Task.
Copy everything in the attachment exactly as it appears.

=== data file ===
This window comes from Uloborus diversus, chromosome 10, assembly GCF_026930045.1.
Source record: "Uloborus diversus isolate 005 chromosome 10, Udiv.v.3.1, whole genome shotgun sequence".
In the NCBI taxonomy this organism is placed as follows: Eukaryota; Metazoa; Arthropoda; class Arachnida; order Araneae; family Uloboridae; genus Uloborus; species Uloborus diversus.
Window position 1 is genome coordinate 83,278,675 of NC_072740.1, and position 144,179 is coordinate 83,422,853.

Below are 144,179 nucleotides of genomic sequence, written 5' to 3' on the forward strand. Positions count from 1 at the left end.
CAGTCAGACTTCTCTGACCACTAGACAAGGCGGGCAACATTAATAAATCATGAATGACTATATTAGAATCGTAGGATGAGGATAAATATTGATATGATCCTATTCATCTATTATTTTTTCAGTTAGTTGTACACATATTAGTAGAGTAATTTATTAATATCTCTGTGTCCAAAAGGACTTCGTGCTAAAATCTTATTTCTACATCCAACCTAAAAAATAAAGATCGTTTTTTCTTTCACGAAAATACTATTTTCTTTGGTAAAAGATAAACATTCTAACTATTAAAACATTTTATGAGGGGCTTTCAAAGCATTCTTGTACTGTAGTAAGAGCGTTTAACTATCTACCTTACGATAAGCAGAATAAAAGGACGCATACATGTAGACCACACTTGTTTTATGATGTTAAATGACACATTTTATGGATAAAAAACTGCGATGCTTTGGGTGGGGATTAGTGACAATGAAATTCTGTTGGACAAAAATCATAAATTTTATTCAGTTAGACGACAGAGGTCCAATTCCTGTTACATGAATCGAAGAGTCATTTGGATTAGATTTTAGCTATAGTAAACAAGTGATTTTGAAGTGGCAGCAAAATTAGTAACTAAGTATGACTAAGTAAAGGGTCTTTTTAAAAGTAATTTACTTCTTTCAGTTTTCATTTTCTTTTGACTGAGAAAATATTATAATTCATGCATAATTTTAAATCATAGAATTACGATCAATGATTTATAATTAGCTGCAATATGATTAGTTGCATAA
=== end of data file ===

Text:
This window comes from Uloborus diversus, chromosome 10, assembly GCF_026930045.1.
Source record: "Uloborus diversus isolate 005 chromosome 10, Udiv.v.3.1, whole genome shotgun sequence".
In the NCBI taxonomy this organism is placed as follows: Eukaryota; Metazoa; Arthropoda; class Arachnida; order Araneae; family Uloboridae; genus Uloborus; species Uloborus diversus.
Window position 1 is genome coordinate 83,278,675 of NC_072740.1, and position 144,179 is coordinate 83,422,853.

Below are 144,179 nucleotides of genomic sequence, written 5' to 3' on the forward strand. Positions count from 1 at the left end.
CAGTCAGACTTCTCTGACCACTAGACAAGGCGGGCAACATTAATAAATCATGAATGACTATATTAGAATCGTAGGATGAGGATAAATATTGATATGATCCTATTCATCTATTATTTTTTCAGTTAGTTGTACACATATTAGTAGAGTAATTTATTAATATCTCTGTGTCCAAAAGGACTTCGTGCTAAAATCTTATTTCTACATCCAACCTAAAAAATAAAGATCGTTTTTTCTTTCACGAAAATACTATTTTCTTTGGTAAAAGATAAACATTCTAACTATTAAAACATTTTATGAGGGGCTTTCAAAGCATTCTTGTACTGTAGTAAGAGCGTTTAACTATCTACCTTACGATAAGCAGAATAAAAGGACGCATACATGTAGACCACACTTGTTTTATGATGTTAAATGACACATTTTATGGATAAAAAACTGCGATGCTTTGGGTGGGGATTAGTGACAATGAAATTCTGTTGGACAAAAATCATAAATTTTATTCAGTTAGACGACAGAGGTCCAATTCCTGTTACATGAATCGAAGAGTCATTTGGATTAGATTTTAGCTATAGTAAACAAGTGATTTTGAAGTGGCAGCAAAATTAGTAACTAAGTATGACTAAGTAAAGGGTCTTTTTAAAAGTAATTTACTTCTTTCAGTTTTCATTTTCTTTTGACTGAGAAAATATTATAATTCATGCATAATTTTAAATCATAGAATTACGATCAATGATTTATAATTAGCTGCAATATGATTAGTTGCATAA